Domitian, as Augustus (AD 81-96). AR denarius
(19mm, 3.54 gm, 6h). NGC VF 5/5 - 4/5.
Rome, 3rd issue, AD 88.
Obv: IMP CAES DOMIT AVG GERM P M TR P VIII, laureate head of Domitian left
Rev: COS XIIII-LVD SAEC / FEC, herald advancing left, wearing feathered cap, wand outward in right hand, round shield in left.
RIC II.1 597. Extremely rare with left facing portrait.
Ex: Harlan Berk Vcoins 2005 cc50283. This coin was sold to Phil Peck in May 2007. Morris collection is the Heritage Auctions name for the Phil Peck collection.
2020 January 26 Ancient Coin Selections from the Morris Collection, Part III World Coins Monthly Online Auction #61151 Lot #97225.
Though I think all my coins are special, this one is truly one of most prized acquisitions. There are many reasons why this coin is special. As you can see from the photo the bust is left-facing. This is a rarity for Domitian denarii. I have never heard a satisfactory explanation for why these portraits are so rare for Domitian. Denarii of Vespasian and Titus are known with left-facing portraits. While some are rare, not all of them are. in addition, the bronze coinage of Domitian regularly features left-facing portraits. These do not appear in the market very often. If you do want one you need to grab one when you see it because it might take a while for the next one to appear.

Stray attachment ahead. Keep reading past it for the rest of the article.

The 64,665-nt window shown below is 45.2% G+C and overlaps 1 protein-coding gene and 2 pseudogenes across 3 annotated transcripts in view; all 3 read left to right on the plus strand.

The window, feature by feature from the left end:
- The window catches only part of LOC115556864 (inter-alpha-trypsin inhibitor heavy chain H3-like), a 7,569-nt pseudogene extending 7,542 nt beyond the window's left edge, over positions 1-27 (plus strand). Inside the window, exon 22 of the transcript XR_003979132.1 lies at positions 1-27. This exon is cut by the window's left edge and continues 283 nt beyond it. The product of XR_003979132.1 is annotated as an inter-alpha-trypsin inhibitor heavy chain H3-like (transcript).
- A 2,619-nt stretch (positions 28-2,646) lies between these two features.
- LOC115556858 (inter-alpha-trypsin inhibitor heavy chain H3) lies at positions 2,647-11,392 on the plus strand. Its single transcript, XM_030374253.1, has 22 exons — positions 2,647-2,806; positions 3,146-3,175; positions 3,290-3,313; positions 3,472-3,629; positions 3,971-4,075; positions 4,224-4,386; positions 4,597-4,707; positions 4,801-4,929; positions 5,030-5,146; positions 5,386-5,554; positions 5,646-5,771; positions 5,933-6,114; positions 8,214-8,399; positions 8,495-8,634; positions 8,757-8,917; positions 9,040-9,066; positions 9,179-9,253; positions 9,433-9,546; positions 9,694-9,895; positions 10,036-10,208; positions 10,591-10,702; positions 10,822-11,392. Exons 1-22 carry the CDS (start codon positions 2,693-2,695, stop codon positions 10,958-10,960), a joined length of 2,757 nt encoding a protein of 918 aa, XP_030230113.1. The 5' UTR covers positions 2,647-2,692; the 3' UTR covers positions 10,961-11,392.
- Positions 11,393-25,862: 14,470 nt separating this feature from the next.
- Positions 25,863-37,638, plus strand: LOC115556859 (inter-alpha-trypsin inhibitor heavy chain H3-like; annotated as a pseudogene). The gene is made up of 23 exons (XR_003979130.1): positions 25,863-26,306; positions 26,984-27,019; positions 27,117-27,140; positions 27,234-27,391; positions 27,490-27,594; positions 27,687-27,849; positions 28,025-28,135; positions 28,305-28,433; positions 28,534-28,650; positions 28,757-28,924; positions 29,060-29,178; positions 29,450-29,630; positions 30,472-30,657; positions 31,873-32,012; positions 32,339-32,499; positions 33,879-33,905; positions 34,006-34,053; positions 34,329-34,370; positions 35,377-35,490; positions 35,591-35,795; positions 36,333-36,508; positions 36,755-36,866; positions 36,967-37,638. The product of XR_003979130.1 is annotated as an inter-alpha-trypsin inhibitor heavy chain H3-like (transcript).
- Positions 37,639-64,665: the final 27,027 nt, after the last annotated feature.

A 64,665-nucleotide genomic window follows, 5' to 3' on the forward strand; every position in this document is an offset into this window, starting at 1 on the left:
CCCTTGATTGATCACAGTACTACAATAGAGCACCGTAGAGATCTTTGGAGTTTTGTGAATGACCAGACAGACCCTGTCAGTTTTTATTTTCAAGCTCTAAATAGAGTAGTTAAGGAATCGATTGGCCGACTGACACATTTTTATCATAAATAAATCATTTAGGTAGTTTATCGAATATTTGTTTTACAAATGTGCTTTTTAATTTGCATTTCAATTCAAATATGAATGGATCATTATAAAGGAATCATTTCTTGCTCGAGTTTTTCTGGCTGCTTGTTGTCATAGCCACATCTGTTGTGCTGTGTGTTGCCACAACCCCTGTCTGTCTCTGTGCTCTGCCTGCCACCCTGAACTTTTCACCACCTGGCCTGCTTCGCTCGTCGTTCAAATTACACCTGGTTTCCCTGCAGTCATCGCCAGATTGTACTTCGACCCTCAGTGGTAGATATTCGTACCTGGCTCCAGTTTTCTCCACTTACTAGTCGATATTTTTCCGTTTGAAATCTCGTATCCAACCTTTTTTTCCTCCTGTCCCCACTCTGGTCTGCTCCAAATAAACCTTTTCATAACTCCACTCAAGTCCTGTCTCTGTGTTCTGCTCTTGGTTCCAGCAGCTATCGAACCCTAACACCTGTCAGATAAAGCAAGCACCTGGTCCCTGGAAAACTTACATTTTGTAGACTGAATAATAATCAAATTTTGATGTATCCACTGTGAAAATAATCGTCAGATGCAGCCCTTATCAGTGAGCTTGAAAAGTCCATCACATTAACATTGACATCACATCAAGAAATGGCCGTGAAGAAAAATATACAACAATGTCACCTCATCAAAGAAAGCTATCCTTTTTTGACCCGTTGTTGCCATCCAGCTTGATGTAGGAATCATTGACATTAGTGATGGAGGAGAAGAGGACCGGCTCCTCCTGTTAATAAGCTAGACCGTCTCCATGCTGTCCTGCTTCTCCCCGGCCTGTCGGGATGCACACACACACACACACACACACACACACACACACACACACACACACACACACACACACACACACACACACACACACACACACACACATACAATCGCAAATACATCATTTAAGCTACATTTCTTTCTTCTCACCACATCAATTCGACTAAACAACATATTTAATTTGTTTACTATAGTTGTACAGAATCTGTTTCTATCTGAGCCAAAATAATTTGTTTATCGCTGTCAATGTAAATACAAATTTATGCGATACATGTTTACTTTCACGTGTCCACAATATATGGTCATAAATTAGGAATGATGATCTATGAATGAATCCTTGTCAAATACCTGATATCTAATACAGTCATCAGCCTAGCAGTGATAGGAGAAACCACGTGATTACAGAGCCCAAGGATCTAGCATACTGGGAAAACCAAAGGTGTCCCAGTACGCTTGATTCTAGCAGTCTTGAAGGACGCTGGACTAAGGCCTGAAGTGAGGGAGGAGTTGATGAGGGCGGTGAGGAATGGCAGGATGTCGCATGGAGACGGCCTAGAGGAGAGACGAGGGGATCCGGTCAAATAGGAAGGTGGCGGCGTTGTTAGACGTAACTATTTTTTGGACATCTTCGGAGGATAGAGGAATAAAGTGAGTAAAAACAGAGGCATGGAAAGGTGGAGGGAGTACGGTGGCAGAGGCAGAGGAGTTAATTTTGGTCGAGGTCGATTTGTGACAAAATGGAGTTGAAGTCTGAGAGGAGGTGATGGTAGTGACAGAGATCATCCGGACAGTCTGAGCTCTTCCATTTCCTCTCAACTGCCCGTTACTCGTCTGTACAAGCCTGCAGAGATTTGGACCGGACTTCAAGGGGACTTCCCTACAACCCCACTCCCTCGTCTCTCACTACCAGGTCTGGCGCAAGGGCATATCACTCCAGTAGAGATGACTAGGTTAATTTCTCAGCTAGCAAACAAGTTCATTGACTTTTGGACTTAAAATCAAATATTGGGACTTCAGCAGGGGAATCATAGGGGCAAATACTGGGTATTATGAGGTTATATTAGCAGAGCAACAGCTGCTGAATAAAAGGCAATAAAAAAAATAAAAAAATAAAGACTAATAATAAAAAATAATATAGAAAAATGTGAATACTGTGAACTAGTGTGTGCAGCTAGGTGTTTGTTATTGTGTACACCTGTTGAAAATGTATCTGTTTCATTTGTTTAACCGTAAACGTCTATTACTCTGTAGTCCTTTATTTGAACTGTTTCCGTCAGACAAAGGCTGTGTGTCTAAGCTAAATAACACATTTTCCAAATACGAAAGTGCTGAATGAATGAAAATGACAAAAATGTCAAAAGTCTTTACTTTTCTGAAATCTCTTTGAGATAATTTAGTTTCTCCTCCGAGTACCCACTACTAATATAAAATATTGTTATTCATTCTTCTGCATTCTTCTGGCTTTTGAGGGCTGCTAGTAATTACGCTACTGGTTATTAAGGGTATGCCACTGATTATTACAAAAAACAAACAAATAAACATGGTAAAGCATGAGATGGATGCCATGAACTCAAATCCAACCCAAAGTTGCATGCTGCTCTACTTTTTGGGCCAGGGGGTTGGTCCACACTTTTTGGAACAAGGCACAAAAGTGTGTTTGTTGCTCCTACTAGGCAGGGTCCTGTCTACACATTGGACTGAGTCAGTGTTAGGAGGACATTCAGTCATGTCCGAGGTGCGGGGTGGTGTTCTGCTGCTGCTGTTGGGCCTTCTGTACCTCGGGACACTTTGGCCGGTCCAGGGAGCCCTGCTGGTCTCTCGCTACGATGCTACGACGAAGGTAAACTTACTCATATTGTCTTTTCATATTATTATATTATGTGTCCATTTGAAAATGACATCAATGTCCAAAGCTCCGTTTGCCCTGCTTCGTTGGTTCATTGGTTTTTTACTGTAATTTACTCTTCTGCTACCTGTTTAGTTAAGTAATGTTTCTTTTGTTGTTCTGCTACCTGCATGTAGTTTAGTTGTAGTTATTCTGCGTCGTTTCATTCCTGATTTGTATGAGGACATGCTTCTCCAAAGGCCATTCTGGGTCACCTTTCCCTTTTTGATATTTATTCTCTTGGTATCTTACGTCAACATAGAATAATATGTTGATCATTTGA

This coin is not only desirable for the left-facing portrait, it also happens to be a Secular games issue. While the secular games issues are not rare, they are pursued by many collectors. I believe one of the reasons for this concerns the interesting reverse types. Anyone who collects the denarii of Domitian knows that the Minerva types dominate the denarii. Because many people think that the Minerva reverse are boring, when other reverses appear they are actively collected. So when you add together the rarity and the interesting reverse you get a collectible coin.
However, these are not the only reasons this coin is desirable. This coin was part of an advertised collection. The collection was auctioned off as the "Morris" collection over a series of auctions held by Heritage. The "Morris" collection was assembled by an individual collector. This collector bought the coin from Harlan Berk in 2007. This coin was a part of the stock of Harlan Berk in 2005. In "The Roman Imperial Coinage" by Carradice and Buttrey, The entry for RIC 597 references Berk 2005. Not only is this coin the reference coin it is pictured in the plates for the book. It is rare to find a RIC plate coin as many of these are in museum collections.
So to sum up, this coin features a left facing bust, an interesting reverse, has an excellent provenance, and is the RIC plate coin for this issue. All of these features together make this coin desirable.